And good god, whle we're on that note, let's talk about Jacket. See, when Rose hears the commotion inside the bathroom, the girls are forced to abandon their murderous plan to go out and assure her that everything's okay, leaving Jim to climb out of the tub and don the fabled Robin suit, 'cause it's the only dry item of male clothing in the room. That doesn't mean he's safe, however, because the writers' -- or possibly all of HK, considering their sense of humor -- hatred of men is rivaled only by that of the Black Rose, whose home is patrolled by Jacket. And just what is Jacket, you ask? Jacket is a free-roaming robot that castrates men on sight. I'll say it again: Jacket is a castration robot. WHAT THE FUCK. Once more for emphasis: WHAT THE FUCK. With a period, not a question mark, because I mean that as a statement of just how fucking fucked up this is. It's a goddamned CASTRATICON (first time usage)! WHAT THE FUCK. Okay, I'm done. On second thought, no I'm not!

"If the robot smell any stink from male""or see any male-like or dick-like objects,"
"it'll sink its teeth into it""until the object is killed."


"Are you my crazy lover Robin?""No, Batman is rich in Godham!"

Moving on, after a chase scene that finishes with Jim swinging from the chandelier to avoid the murderious snips of Jacket the Castraticon (second time usage!), Rose enters and rescues him. You see, apparently Rose and Robin had a thing (he supposedly left Batman because Batman couldn't afford his salary) and were even married twenty years ago, but then he left, thereby "explaining" her hatred of men and all things dick-like while still making her out to be a freaking nutcase. Anyway, Rose sees the new Robin and believes he's her long lost lover returned, which results in a "comedic" sequence in which Jim tries to tell her the truth but is forced to play along because every time Rose hears something she doesn't like she calls for Jacket. Eventually, this leads to Jim picking roses with his mouth in order to appease Rose. This guy never gets a break and I'm getting fucking sick and tired of this "humor" that consists of nothing but the relentless torture of nice guys. After his mouth is left scratched and bleeding, Jim tries to escape, but since Rose lives in the bleeding Labyrinth and Jim doesn't have Hoggle, Ludo, and Sir Didymus around to help him navigate the thing, he's unfortunately SOL.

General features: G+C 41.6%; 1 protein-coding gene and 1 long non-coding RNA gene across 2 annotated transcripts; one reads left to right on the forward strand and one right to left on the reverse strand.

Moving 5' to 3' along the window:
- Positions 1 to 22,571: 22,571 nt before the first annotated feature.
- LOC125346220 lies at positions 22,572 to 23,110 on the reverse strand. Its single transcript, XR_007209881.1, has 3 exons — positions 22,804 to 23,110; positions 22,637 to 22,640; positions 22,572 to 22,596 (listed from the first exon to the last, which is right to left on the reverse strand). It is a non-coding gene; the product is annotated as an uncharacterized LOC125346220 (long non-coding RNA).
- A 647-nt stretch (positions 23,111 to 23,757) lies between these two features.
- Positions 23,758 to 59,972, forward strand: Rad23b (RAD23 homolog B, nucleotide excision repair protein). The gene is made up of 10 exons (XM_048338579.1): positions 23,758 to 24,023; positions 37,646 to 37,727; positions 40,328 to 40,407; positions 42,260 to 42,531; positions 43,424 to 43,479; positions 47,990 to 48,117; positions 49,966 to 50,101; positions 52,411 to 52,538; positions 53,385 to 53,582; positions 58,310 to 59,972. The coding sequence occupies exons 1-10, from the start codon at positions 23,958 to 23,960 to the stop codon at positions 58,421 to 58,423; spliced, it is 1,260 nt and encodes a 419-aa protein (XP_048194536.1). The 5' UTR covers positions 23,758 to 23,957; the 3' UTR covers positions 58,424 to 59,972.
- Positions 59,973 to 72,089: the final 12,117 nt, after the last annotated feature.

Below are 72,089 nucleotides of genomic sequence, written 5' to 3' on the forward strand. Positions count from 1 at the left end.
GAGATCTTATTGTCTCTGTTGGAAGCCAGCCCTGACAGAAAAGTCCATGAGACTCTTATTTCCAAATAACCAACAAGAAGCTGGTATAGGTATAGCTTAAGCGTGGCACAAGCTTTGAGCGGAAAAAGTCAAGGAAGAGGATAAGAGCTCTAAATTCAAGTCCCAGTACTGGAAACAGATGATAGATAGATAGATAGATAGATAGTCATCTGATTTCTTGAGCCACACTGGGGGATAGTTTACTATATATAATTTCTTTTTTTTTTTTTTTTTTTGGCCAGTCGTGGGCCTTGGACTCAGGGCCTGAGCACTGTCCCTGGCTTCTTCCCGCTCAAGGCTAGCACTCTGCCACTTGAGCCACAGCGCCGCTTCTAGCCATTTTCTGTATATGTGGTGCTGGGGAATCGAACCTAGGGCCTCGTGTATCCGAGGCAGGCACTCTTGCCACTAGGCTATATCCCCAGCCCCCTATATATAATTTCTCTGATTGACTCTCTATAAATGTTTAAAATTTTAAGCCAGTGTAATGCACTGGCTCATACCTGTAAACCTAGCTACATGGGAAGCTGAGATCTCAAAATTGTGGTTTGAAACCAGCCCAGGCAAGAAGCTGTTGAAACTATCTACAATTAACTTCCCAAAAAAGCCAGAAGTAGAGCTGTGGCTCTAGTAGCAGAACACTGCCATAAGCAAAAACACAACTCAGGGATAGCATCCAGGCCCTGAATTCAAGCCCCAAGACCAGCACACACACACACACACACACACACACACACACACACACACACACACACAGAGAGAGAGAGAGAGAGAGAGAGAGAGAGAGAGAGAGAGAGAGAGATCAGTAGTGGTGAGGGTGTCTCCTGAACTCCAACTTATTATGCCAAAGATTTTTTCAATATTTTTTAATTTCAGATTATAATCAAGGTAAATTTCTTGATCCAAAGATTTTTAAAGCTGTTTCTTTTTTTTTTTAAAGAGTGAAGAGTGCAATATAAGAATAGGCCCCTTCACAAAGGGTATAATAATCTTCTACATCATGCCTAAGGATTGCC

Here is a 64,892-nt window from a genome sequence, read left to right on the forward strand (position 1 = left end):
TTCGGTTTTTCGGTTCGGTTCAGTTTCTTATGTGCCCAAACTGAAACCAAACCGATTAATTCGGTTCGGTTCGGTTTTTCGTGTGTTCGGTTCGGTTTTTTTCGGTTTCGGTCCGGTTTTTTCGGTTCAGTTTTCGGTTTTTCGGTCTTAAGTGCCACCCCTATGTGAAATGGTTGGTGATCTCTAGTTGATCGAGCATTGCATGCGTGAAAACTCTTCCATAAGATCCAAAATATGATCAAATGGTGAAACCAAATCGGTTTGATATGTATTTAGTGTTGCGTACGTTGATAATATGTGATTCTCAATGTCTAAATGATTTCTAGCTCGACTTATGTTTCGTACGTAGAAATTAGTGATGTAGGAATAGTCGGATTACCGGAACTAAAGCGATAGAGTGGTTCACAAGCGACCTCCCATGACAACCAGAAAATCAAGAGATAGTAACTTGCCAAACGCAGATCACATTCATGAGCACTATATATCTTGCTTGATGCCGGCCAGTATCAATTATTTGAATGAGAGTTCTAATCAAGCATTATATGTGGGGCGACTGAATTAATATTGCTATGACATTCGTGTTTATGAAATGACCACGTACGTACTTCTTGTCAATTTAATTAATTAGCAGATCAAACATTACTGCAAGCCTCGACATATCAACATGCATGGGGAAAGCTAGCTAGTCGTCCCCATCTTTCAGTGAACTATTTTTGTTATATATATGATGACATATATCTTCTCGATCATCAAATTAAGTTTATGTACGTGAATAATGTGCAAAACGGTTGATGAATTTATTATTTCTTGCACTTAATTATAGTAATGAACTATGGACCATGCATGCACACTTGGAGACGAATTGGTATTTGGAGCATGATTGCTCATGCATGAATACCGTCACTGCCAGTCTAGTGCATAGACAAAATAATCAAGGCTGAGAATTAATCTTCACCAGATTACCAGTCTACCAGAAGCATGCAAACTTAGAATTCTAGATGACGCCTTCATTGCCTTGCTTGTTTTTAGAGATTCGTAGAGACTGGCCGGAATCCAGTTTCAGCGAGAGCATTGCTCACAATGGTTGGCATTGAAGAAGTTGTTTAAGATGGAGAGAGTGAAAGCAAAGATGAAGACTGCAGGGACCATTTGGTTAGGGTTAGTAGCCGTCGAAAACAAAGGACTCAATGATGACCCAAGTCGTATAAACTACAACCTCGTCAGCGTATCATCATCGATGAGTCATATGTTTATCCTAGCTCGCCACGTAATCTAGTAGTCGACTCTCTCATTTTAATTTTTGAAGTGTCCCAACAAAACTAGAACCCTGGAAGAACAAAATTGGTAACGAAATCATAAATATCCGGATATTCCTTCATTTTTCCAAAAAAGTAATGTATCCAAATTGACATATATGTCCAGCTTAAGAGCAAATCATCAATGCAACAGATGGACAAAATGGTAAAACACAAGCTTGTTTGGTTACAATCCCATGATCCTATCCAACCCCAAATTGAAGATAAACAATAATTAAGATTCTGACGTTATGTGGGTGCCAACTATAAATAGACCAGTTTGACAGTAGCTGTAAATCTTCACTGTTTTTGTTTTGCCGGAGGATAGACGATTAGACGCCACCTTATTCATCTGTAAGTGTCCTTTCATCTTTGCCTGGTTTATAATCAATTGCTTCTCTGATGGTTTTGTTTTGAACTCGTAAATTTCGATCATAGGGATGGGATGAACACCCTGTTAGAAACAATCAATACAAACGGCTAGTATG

"Ask the world what is love?""I must kill you!"

When Jim finally makes it back to the mansion after wandering blindly about the maze all night, he finds Gill and Charlene merrily eating breakfast. And as someone who's suffered for hours and hours on end as a direct consequence of the girls' actions, he's justifiably pissed -- especially when they ignore his warnings that Rose is batshit insane and tell him they want to stay! Finally, finally, Jim has had enough. He starts to leave, but unfortunately he barely gets two steps before Charlene catches his hand. And then everything stops. She caresses his wounded mouth with her napkin, they stare deeply into each other's eyes. That's right, folks, a love connection has been made! Alas, Rose is watching -- and when she sees her Robin making moon eyes at Charlene, she once again flips the fuck out and tries to stab everyone in the room to death. Seriously.

"I'll eat your flesh, drink your blood!"

Aaaaaand fuck it, you know what? This is way more than enough insanity for one sitting. Join us next week, then, probably not at the same Bat time, but definitely on the same Bat website, for the exciting conclusion of...

Protégé de la Rose Noire
Don't forget your straitjackets, children.

Return to the main page!
Copyright © 2003-2024 Scary-Crayon. All rights reserved.